5 Seconds

Joe DiSipio

America crowded around their TVs to pay the yearly homage due to the NFL for putting on the greatest show on television for seven months of the year. It was finally Super Bowl Sunday. This game felt eerily familiar to Super Bowl XLII as it pitted the resurgent New York Giants against the once mighty Patriots of New England. Everyone expected the game to be close but no one could have predicted how close.

The scoring began in the first quarter with a wacky safety for the Giants as Tom Brady got called for intentional grounding in his own end zone. The Giants were also the first offense on the board following a Victor Cruz touchdown reception and a sub-par dance. This Eli fellow didn’t miss until a little more than a minute left in the second quarter. Fighting through adversity, Tom Brady led his Pats to a ten point second quarter with determination and chip on his shoulder. Thanks to a Stephen Gostkowski field goal and a masterful vintage Brady drive that tied the Super Bowl record for longest scoring drive. As Brady hit his mark for the tenth time out of ten for a Danny “the Smurf” Woodhead touchdown, the cool Pats looked in control. The first thirty minutes were in the book, and New England went up 10 to 9.

Let’s not even talk about halftime. (Thank you MIA, but not nearly as scandalous as Janet Jackson. Sorry.) The third quarter was the Patriot’s as Brady went on a 79-yard tear down the field to take the 17-9 lead. The Giants came surging back with two Lawrence Tynes field goals to bring the deficit to two. The fourth quarter set upon Indianapolis and momentum shifted to the Giants. Brady scrambled early in the fourth avoiding the tenacious defensive line of New York. Brady broke lose to heave what looked like a perfect pass down the field in the direction of injured tight end Rob “Gronk” Gronkowski but instead the ball fell into the hands of Giants’ linebacker Chase Blackburn. Later in the same quarter a rare drop from wide receiver Wes Welker capped a Patriot drive. Now it was the Giants turn to go on an unbelievable drive. Eli led his boys down deep inside New England territory, and it looked as if the Giants would seal the win with a last second field goal. Then in one of the gutsiest coaching moves I have ever seen, Bill Belichick told his defense let Ahmad Bradshaw right into the end zone to prevent a last second Giant’s win.  Bradshaw tried to go down on the one to save the clock, but stumbled in for the score for a touchdown he never wanted. Belichick had complete confidence in his quarterback to win this thing with 57 seconds left and put it in Brady’s hands. A sack and two straight drops by Deion Branch and Aaron Hernandez began the Patriot possession, but on 4th and 16 Tom Brady connected with Branch for the first down. Followed by a few more completions and a twelve men on the field penalty for New York, the game would come down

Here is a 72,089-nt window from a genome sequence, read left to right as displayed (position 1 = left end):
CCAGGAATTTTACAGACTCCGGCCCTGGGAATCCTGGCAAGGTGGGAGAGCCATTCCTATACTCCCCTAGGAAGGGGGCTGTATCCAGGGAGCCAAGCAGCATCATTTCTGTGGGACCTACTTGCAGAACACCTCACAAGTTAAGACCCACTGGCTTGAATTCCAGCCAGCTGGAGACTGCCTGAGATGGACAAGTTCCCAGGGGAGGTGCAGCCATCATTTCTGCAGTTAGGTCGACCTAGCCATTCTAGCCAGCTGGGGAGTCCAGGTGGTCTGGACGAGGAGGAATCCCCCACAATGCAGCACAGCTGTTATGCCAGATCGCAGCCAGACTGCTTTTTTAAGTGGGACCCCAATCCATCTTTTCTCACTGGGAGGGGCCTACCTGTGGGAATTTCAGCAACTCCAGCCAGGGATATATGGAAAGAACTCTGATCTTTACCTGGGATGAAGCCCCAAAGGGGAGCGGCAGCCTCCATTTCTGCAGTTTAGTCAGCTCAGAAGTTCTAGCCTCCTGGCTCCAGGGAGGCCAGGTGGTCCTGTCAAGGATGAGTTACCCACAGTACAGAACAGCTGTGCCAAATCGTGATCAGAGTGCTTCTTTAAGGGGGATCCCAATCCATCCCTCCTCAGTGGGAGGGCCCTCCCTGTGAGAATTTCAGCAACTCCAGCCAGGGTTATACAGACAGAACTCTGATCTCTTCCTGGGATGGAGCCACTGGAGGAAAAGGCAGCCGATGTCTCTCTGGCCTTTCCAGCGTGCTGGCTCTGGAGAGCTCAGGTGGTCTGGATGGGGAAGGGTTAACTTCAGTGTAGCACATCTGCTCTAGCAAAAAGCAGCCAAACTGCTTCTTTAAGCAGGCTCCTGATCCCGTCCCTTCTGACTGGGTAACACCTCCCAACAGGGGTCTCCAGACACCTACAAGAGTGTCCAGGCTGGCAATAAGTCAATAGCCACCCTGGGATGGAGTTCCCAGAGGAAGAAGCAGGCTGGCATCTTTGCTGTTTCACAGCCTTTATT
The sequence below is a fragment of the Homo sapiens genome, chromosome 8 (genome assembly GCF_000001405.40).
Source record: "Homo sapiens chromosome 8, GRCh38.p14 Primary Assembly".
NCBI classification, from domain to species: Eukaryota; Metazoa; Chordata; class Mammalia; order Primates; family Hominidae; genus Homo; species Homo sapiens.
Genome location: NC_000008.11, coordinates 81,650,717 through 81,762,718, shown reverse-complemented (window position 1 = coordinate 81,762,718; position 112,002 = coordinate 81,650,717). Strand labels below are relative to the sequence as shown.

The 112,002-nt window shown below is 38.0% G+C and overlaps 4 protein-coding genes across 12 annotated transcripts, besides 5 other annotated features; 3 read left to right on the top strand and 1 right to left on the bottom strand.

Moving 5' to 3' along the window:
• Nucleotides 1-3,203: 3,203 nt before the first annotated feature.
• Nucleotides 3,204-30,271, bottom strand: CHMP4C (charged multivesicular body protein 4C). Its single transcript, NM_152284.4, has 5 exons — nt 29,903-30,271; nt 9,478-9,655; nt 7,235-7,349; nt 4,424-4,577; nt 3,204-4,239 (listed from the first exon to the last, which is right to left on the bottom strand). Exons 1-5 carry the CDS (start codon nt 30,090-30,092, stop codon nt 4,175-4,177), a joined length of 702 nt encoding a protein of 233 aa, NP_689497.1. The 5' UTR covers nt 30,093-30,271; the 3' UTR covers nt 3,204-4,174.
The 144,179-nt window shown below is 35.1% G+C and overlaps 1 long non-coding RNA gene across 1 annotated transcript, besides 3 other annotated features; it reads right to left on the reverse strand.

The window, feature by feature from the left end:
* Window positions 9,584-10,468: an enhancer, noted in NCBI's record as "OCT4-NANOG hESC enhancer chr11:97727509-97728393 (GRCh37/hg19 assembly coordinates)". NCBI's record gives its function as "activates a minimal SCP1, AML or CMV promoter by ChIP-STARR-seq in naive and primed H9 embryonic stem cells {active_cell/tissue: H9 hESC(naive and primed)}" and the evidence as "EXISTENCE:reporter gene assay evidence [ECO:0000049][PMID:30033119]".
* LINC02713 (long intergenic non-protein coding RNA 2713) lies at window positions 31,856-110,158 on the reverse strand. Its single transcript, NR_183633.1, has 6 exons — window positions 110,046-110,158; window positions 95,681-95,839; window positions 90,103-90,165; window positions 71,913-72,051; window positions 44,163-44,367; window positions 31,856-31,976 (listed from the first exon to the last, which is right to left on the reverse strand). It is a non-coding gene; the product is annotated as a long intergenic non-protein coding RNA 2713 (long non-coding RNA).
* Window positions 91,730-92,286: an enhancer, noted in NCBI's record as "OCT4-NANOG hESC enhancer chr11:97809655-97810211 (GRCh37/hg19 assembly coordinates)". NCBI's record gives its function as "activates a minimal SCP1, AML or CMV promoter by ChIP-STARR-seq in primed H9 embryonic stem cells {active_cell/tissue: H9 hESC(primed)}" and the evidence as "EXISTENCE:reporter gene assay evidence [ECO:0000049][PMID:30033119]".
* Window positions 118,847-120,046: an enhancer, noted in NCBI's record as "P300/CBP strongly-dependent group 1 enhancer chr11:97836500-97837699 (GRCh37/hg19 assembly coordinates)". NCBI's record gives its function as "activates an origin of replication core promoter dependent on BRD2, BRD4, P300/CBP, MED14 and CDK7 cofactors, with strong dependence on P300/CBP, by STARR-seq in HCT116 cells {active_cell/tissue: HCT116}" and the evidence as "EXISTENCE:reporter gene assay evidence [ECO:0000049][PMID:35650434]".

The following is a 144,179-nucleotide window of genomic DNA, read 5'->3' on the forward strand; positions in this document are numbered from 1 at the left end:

to a Hail Mary with five seconds on the clock. This was Tom Terrific’s chance to silence the debate on whether or not he is the greatest.

One Mississippi- you can already see it as one of football’s greatest plays. Two Mississippi- best. Ever. Three Mississippi – it’s tipped up. Four Mississippi- Gronk has a chance! Five Mississippi- I hate New York. Now a new debate begins. One that involves Eli Manning. The next few months will be filled with discussion about the Giants’ greatness. It makes me sick. I can only hope we see our Eagles there next year. I can’t deal with another New York championship. Let’s go Sixers!